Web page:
Mike Myatt is a bestselling author and a columnist. Commonly recognized as an authority on the subject of
leadership, he believes that leadership “exists to disrupt mediocrity.” As you read this opinion piece, take
notes on the author’s tone.
There seems to be a lot of talk these days about
what is fair, and what is not. President Obama
seems to believe life should be fair — that
“everybody should have a fair shake.” Some of
the 99% seem to believe life has treated them
unfairly, and some of the 1% feel life hasn’t
treated them fairly enough.1 My questions are
these: What is fair? Is life fair? Should life be fair?
I’ll frame the debate, and you decide…
We clearly have no choice about how we come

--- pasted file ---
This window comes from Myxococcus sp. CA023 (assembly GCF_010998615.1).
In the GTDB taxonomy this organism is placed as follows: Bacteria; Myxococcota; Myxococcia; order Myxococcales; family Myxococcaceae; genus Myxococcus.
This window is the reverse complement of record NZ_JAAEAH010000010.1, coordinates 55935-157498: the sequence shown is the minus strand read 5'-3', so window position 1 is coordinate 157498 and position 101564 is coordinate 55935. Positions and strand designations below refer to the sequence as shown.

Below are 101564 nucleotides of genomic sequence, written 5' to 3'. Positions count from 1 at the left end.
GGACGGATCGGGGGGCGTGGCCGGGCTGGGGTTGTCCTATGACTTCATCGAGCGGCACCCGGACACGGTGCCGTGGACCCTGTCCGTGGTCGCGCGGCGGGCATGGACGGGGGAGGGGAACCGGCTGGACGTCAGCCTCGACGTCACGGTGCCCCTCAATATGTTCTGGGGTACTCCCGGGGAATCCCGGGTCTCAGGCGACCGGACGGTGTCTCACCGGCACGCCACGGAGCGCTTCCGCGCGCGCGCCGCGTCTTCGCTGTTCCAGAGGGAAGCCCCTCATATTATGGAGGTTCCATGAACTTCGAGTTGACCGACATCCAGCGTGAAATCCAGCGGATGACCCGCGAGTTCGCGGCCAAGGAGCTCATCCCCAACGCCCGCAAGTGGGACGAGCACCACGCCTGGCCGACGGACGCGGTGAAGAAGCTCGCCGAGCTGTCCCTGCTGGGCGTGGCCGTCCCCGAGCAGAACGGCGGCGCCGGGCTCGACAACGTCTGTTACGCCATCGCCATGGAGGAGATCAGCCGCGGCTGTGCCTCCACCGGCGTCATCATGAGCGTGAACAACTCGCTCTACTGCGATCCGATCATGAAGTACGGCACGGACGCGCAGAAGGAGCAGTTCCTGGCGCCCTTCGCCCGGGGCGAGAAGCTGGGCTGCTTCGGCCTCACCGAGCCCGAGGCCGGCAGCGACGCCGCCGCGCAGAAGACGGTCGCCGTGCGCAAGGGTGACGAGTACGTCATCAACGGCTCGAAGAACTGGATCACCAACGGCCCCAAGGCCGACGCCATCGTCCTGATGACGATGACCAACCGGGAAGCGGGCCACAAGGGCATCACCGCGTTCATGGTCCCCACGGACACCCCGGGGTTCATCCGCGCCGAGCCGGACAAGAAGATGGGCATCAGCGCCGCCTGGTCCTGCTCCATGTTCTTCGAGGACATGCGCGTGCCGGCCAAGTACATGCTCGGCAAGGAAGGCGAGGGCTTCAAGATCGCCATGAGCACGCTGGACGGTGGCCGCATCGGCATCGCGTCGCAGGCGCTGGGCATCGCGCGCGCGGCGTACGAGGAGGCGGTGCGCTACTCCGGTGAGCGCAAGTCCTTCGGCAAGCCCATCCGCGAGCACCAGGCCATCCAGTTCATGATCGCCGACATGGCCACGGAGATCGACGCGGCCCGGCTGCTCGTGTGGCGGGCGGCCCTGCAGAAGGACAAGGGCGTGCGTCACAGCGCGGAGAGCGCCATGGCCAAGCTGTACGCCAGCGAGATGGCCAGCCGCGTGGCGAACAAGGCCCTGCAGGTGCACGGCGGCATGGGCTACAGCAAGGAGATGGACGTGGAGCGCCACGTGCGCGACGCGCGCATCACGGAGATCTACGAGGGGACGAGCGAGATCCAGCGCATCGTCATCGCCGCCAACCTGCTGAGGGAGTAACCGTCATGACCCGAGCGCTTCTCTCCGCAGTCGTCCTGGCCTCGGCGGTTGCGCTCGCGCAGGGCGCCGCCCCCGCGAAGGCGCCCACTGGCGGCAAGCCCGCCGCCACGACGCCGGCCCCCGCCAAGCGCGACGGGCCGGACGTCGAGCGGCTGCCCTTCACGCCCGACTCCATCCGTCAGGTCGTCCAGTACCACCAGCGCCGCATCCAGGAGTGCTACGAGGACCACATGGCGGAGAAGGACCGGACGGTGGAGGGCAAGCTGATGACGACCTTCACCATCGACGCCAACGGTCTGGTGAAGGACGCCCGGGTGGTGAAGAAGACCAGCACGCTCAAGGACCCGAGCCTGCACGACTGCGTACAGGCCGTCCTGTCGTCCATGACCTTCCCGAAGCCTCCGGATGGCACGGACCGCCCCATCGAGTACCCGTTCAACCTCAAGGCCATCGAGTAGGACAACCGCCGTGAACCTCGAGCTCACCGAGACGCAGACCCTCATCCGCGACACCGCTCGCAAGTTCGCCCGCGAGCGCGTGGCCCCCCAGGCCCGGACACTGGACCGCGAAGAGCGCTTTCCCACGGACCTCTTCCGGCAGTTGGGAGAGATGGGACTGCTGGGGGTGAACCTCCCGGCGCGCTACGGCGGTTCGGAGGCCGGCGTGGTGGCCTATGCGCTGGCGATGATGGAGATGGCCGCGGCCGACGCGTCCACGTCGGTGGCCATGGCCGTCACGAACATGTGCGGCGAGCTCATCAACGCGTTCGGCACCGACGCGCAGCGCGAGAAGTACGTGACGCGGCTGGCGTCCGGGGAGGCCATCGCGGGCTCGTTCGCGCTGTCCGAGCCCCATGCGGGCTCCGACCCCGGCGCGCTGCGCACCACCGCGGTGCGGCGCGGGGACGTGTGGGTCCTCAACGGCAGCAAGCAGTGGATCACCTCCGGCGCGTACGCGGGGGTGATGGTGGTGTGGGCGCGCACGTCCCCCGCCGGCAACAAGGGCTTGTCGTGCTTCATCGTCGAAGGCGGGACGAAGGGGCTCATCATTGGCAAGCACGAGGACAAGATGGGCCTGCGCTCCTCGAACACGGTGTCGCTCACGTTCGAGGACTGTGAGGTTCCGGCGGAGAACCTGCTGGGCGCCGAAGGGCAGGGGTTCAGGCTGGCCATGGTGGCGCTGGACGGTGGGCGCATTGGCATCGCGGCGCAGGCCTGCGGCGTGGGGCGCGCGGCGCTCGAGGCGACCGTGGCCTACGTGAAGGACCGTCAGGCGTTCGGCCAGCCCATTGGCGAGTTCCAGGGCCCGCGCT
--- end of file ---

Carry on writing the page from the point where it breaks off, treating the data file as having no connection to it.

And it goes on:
into this world, we have little choice early in life,
but as we grow older choices abound. I have long
believed that while we have no control over the
beginning of our life, the overwhelming majority of us have the ability to influence the outcomes we
attain. Fair is a state of mind, and most often, an unhealthy state of mind.
In business, in politics, and in life, most of us are beneficiaries2
of the outcomes we have contributed
to. Our station in life cannot, or at least should not, be blamed on our parents, our teachers, our
pastors, our government, or our society — it’s largely based on the choices we make, and the attitudes
People have overcome poverty, drug addiction, incarceration, abuse, divorce, mental illness,
victimization, and virtually every challenge known to man. Life is full of examples of the uneducated,